ISSN 2330-717X

Burma: Government Makes Peace With Karen Rebels, But Why Not Kachin? – OpEd


By Zin Linn

On April 6, a Burmese government peace-making team headed by Railways Minister Aung Min and the Karen National Union’s peace delegation led by Secretary Zipporah Sein held talks in Rangoon.

The two sides agreed to work step-by-step for a nationwide cease-fire and to end conflict in ethnic areas. Both sides also agreed to undertake people’s safety including resettlement of thousands of refugees displaced by armed conflicts in the Karen state, and also to cooperate on removal of landmines.

President Thein Sein also met six delegates from the Karen National Union (KNU) on April 7 in Naypyidaw, according to a government official who asked not to be named, following negotiations with ministers in Rangoon on Friday, AFP News said.

On the contrary, government has delayed to settle down the conflicts in Kachin state. The Kachin Independence Organization (KIO) has offered to end ongoing warfare if the government will commence talks for a nationwide ceasefire. But Burmese government authorities did not show any positive signal.

Instead, recently in April, the Burmese Army was preparing to launch a major offensive against Kachin’s administrative capital Laiza, the Kachinland News reported. Fierce fighting between the KIA’s 19th Battalion of 5th Brigade and Burmese soldiers broke out on April 6 as the Burmese Army has substantially increased its attacks directed at the headquarters of the KIO’s Administrative Headquarter.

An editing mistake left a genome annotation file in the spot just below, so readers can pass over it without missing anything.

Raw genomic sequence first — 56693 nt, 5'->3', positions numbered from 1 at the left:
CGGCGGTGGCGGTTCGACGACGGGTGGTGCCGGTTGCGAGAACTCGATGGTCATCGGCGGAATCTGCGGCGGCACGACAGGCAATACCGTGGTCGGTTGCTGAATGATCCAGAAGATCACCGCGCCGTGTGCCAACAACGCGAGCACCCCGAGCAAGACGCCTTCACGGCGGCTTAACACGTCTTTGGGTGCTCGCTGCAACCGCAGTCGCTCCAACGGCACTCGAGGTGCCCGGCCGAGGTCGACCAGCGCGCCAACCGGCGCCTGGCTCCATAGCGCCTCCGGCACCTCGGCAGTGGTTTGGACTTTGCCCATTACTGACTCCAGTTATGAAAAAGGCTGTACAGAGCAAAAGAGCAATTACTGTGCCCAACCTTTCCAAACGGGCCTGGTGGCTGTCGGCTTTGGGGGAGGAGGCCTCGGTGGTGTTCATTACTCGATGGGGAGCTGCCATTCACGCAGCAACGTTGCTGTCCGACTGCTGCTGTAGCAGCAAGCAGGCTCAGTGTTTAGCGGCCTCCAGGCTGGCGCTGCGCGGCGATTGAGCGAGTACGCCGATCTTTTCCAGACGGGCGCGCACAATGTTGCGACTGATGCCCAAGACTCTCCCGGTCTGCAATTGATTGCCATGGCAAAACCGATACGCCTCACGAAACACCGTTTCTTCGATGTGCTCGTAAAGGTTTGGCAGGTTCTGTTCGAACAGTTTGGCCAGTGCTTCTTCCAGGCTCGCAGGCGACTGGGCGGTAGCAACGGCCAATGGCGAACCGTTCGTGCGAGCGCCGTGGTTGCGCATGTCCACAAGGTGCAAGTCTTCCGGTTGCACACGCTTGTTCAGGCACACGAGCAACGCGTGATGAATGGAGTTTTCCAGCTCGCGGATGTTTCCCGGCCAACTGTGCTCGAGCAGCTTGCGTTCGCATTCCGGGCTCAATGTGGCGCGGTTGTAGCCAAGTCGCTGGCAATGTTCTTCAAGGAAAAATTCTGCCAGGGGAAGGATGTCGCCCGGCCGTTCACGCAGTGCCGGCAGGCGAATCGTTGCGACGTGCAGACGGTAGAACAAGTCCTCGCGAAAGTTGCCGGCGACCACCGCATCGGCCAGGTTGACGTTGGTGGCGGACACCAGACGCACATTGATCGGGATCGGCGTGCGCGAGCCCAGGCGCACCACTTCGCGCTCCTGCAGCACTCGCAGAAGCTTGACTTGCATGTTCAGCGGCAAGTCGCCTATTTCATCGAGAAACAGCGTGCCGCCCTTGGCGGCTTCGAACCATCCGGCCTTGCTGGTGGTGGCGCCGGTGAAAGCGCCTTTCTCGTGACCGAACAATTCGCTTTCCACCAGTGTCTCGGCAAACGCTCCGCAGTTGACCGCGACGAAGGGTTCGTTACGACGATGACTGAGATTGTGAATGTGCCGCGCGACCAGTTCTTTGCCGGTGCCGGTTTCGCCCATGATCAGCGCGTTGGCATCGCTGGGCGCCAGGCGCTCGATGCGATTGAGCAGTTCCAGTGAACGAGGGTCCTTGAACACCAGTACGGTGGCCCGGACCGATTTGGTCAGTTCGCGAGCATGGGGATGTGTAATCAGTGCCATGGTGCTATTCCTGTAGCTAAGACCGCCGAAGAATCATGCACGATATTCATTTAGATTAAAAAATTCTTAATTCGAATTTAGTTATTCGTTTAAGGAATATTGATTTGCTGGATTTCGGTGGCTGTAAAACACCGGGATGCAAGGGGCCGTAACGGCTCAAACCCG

A 17-year-old armistice between the Burmese Government and the Kachin Independence Organization (KIO), Burma’s second largest rebel groups, collapsed on June 9, 2011, sending more than 50,000 Kachin war-refugees fleeing across the Sino-Burma border into makeshift shelters on the Chinese side.

According to local witnesses, the Burmese army has suffered serious fatalities since the Kachin resistance troops used surprise ambush attacks. As said by the KIO, intercepts of the Burmese army’s radio messages revealed a shocking number of lethally wounded soldiers on the side of the government armed forces, Kachin News Group said.

Kachin State in Northern Burma is extremely vital to China and unruly armed clashes between the Burmese Army and the KIO could have an impact on its business enterprises exploiting the region as a channel for twin-gas-energy-pipeline to its southwestern province of Yunnan.